The Dragon Prince: Beautiful story, Problematic Production

I’m always late to get into the newest Netflix trends. My latest acquisition, The Dragon Prince, I binged all three seasons over New Years. I loved the series, and I had to talk about it.

Got halfway through Ep 1 of Wakfu. Not the same. Nice try, Netflix.

The Dragon Prince is a beautiful and dark fantasy epic. Two human princes and a Moonshadow elf must bring the young dragon princeling to his mother in the land of Xadia in order to end the war between their peoples. They face all sorts of death-defying odds and fun magic adventures with a healthy dose of humor.

What’s great is it’s incredibly diverse cast. Women are portrayed alongside men in combat. General Amaya is mute, and communicates only with sign language. There’s several LGBT characters and it’s not made a big deal of. There’s also wonderful themes of finding yourself and helping others at any cost.

TDP reminds me of one of the best animation series I’ve ever watched — Avatar: The Last Airbender. In fact they share some crew, including a voice actor and the head writer on ATLA Aaron Ehasz, who is showrunner for The Dragon Prince.

Unfortunately, after I tweeted my love to the two people on Twitter who see my posts, I uncovered the controversy associated with the showrunner, and why there likely won’t be a Season 4. Several women accused Aaron Ehasz of misogynistic behavior.

After the trailer for Season 3 dropped in November 2019, several women started talking about their problems with the company.

Lulu Younes said she needed to leave the company for her own mental and emotional health:

Danika Harrod, the former Head of Community Development at Wonderstorm (TDP production company), also said her experience was “painful” and what she witnessed drove her to leave the company. “It was just so much shutting women down, not taking women seriously, not listening to women, firing a woman and then shit talking herHarrod stated on her Twitter account.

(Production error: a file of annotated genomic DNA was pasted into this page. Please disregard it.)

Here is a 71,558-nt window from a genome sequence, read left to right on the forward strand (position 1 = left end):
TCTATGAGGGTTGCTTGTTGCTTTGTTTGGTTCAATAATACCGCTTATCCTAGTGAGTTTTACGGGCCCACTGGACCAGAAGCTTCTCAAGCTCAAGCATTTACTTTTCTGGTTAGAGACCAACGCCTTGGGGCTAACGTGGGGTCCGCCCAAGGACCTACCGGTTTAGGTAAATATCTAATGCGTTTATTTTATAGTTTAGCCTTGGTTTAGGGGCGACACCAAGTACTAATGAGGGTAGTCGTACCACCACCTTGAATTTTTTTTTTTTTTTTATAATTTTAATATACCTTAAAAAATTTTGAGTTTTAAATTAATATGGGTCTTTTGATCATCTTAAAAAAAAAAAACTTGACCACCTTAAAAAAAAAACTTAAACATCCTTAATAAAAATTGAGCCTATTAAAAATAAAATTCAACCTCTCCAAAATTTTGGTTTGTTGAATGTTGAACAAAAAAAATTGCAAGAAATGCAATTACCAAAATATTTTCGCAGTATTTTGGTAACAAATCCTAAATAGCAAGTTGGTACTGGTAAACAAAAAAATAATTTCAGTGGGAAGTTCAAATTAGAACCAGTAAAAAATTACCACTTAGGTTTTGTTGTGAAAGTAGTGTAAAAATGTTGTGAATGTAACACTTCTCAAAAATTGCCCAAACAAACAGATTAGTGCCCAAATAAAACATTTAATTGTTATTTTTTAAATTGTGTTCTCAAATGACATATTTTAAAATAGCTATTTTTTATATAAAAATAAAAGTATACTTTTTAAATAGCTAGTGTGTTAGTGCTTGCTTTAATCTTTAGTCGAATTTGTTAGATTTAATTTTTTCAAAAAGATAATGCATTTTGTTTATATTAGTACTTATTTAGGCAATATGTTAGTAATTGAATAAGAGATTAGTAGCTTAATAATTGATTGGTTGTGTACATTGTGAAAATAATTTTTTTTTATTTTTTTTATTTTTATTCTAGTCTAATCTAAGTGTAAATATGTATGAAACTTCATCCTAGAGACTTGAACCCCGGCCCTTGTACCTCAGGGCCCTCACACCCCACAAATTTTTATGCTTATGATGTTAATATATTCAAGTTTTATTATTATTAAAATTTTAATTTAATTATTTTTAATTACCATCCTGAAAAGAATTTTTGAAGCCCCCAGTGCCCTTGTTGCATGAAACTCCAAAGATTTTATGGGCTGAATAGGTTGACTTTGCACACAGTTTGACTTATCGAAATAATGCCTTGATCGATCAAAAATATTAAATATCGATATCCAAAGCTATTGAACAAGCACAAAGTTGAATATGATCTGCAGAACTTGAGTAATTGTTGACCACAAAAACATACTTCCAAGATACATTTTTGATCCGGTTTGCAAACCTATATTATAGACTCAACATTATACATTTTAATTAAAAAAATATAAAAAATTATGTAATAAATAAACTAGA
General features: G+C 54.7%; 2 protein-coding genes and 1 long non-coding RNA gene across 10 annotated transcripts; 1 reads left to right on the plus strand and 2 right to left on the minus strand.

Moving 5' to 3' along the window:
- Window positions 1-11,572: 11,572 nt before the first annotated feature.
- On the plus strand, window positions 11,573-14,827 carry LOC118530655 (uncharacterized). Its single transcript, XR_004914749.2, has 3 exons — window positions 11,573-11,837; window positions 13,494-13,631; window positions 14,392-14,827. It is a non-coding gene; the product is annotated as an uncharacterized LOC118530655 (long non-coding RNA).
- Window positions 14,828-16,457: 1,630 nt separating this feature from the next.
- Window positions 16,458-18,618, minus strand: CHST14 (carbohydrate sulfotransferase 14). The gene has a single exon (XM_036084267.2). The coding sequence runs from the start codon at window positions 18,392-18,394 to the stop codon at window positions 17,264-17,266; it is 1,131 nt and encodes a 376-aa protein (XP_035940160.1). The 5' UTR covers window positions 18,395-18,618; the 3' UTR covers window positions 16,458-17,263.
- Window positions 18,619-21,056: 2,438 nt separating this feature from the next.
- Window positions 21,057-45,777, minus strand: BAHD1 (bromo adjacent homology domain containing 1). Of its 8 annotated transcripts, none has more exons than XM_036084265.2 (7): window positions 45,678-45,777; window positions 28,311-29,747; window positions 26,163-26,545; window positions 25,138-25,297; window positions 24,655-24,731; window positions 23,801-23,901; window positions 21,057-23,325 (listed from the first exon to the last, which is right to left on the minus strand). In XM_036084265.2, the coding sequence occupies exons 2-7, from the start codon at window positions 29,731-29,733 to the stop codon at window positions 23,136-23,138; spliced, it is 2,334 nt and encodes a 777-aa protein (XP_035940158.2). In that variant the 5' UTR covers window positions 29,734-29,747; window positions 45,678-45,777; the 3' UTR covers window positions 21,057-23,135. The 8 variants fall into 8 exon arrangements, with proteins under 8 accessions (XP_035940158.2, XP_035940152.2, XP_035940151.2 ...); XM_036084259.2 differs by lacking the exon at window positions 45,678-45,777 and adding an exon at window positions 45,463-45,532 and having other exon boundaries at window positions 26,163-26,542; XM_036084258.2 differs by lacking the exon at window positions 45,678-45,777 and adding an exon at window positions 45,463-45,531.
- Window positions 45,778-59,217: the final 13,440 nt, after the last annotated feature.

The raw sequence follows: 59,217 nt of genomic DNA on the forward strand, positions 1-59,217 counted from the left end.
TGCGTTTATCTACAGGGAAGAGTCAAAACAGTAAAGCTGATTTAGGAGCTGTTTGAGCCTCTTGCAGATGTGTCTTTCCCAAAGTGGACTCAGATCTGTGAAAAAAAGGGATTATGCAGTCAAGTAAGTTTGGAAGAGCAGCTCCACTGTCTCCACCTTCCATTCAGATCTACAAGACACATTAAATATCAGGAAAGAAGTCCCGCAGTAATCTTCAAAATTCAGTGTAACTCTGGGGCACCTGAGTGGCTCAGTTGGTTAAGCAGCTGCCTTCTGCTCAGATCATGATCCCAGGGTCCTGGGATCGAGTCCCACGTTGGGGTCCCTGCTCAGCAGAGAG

At least three women left the company. Soon to be followed by co-producer of TDP Giancarlo Volpe, though it isn’t clear if it’s in relation to the allegations. 

Then there’s this thread by Diandra @Work (@MesaanaSedai) who worked with Aaron — this time at Riot games. As an editor, she was in charge of making sure the narrative of what they were producing was consistent. Instead, according to her, Ehasz usurped her job and make it a team activity, all while treating her as a personal assistant.

Her experience is worth noting, as it corroborates the other women’s accounts.

ehasz response
The comments on Ehasz’s response were a mix split between indignation that he avoided the allegations to promote his own company, to people claiming they’d never believe the women. “If they have proof, awesome, but I’m not going to believe the rumor mill on social media,” one commenter stated. “Word of mouth is not proof, sorry. Camera footage from the offices is proof. Text messages or emails are proof.”

But that’s the thing about workplace sexism and gaslighting — it’s not something that’s often handily encapsulated in an email or text message. It’s an employer or employee acting in the way that these women described — not respecting them or their jobs and treating them a particular way because of their gender.

This inherent disbelief of women’s experiences is the very reason why they don’t come forward on these allegations in the first place. They’re afraid they won’t be able to work again. Television is a flighty career path — cross the wrong person and you find you never work again.

A company — and the product it creates whether it be a TV series or video game — benefits greatly when you bring a variety of voices to the table. That’s why seeing this kind of controversy associated with a piece of media I really enjoyed is so upsetting. It’s why seeing articles like this after the #MeToo movement is head-smacking-against-the-desk frustrating.

I may be slow on the uptake when it comes to watching the latest Netflix craze, but the powers that be are incredibly slow in treating their women employees as equals — and that needs to change.

The Dragon Prince is still a beautiful series, worthy of being made an example of for its incredible characters and deep world building, though the real stories behind the scene do negatively color my experience. Luckily the women who had to leave the company found good jobs, but the problem of gaslighting still persists. Let this be a two-fold lesson: How to write a good series …and how to treat your employees as people.

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